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width: 95% !important; width:99%; position: relative; left: 0.0%; width:101%; position: relative; left: 0.0%; " class="grey">
field_offset_to_apply[LANGUAGE_NONE][0]['value']; // echo $offset; class HijriCalendar { // define date adjustments below const DATE_ADJ = 0; function monthName($i) // $i = 1..12 { static $month = array( "Muharram", "Safar", "Rabi-Ul-Awwal", "Rabi-Uth-Thani", "Jamaad-Ul-Awwal", "Jamaad-Ul-Akhar", "Rajab", "Shabaan", "Ramadhan", "Shawal", "Zil-Qad", "Zil-Hajj" ); return $month[$i-1]; } function GregorianToHijri($time = null) { global $offset; // if($time === null) $time = time() + (self::DATE_ADJ * 24 * 3600); if($time === null) $time = time() + ($offset * 24 * 3600); $m = date('m', $time); $d = date('d', $time); $y = date('Y', $time); return HijriCalendar::JDToHijri( cal_to_jd(CAL_GREGORIAN, $m, $d, $y)); } function HijriToGregorian($m, $d, $y) { return jd_to_cal(CAL_GREGORIAN, HijriCalendar::HijriToJD($m, $d, $y)); } # Julian Day Count To Hijri function JDToHijri($jd) { $jd = $jd - 1948440 + 10632; $n = (int)(($jd - 1) / 10631); $jd = $jd - 10631 * $n + 354; $j = ((int)((10985 - $jd) / 5316)) * ((int)(50 * $jd / 17719)) + ((int)($jd / 5670)) * ((int)(43 * $jd / 15238)); $jd = $jd - ((int)((30 - $j) / 15)) * ((int)((17719 * $j) / 50)) - ((int)($j / 16)) * ((int)((15238 * $j) / 43)) + 29; $m = (int)(24 * $jd / 709); $d = $jd - (int)(709 * $m / 24); $y = 30*$n + $j - 30; return array($m, $d, $y); } # Hijri To Julian Day Count function HijriToJD($m, $d, $y) { return (int)((11 * $y + 3) / 30) + 354 * $y + 30 * $m - (int)(($m - 1) / 2) + $d + 1948440 - 385; } }; $hijri = HijriCalendar::GregorianToHijri( ); ?>

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‘I wish I could do it all again’: A Mentor’s Take on Madinah and Bab 2013

Updated on 12 March 2018

Updated 6 November 2013

As I sit back to reflect and ponder over my unforgettable experience as a mentor supporting the participants of the Madinah and Bab summer course in Iran this year, I couldn’t help but wish that time could turn so that I can repeat the experience all again.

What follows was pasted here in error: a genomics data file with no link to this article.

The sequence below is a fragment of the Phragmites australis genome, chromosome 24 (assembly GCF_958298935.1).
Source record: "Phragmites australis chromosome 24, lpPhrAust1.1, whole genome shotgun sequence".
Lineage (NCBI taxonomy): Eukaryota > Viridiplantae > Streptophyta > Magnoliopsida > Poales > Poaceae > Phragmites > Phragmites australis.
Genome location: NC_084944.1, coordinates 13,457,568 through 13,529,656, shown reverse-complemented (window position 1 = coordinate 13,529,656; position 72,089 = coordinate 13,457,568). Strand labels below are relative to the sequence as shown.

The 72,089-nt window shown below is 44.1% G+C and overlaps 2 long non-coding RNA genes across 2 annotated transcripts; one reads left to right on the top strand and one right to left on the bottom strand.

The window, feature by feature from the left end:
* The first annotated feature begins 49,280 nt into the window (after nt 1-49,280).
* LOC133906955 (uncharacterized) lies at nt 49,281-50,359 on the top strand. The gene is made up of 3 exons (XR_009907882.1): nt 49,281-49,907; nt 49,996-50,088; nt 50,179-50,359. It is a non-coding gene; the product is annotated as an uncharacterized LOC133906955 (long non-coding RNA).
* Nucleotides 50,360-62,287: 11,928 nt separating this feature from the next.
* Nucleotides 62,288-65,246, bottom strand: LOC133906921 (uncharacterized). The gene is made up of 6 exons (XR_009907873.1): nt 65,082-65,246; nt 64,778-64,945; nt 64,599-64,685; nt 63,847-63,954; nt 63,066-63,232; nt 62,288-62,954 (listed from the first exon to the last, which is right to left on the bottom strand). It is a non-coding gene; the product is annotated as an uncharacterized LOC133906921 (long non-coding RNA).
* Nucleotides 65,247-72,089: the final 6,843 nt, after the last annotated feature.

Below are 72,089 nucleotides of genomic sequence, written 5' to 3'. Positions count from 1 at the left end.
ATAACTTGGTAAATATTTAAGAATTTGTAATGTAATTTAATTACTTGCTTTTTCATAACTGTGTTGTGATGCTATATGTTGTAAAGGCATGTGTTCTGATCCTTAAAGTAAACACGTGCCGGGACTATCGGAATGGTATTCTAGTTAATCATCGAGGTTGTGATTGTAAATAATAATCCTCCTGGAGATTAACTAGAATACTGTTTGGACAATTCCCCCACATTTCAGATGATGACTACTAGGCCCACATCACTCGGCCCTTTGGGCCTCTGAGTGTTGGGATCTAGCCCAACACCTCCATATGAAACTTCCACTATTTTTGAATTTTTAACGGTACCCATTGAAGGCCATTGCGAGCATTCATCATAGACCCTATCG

This journey was unique for me in that it combined both the spiritual aspect of visiting the holy shrines of our beloved divine guides and also engaging in a very structured and well-organised course where I had the opportunity to gain some knowledge and spiritual food for thought. There were things that I expected and other things that I didn’t expect in my role as a mentor which made it all the more exciting; however my overall experience proved to be very rewarding as I found myself embarking on a journey of self-development and growth from a personal, spiritual, and social level by all means.

The mentor training programme provided by The World Federation was not like any traditional training which may often leave the trainee with only the label of being trained but without real learning or development. Looking back, I now realise how every exercise and activity we participated in was very reflective of what we as mentors experienced during the course and it opened my eyes to learn more about myself and gain insight on different practical techniques that I can use in communicating and connecting with others, not only in this course but in our daily lives.

Overcome with the excitement of meeting our mentees and developing our relationships with them from day one, and with the thirst to gain some knowledge by our esteemed scholars while energising our spirituality with visitation to the Holy Shrines, I felt myself lucky to have this opportunity to stand in the position of being a role model and leader to the participants.  Moreover, the honour of serving the Zuwaar of Imam Ar-Redha (as) and Seyyida Masuma (sa) was more than enough to make me value this role and to give it all I’ve got from every aspect. Whether it be sleepless nights, hectic moments, or unexpected incidents where decisions had to be made, it was rewarding to be able to work with a team of mentors who were all harmonised in our goal to serve and support the participants. 

The days and nights passed by very quickly but every day was full of energy and activity which left us exhausted at the end of the night but excited to start the next day. It was not long until the moment I dreaded came where we had to bid everyone good bye and head back home although the place we were visiting was in essence our real home. With tearful eyes and heartfelt sentiments exchanged among all participants, it was clear that the bonds were created, the memories were formed and will forever be cherished, and the regret of leaving the holy cities of Qum and Mashhad will leave us all in a sad state for a long while afterwards. 

By sister Jerrmein Abu Shahba, of New Jersey, USA


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Stepping foot into a new country, a new culture, without the guidance of my parents would have been a scary experience, had we not been welcomed into the open arms of our mentors.


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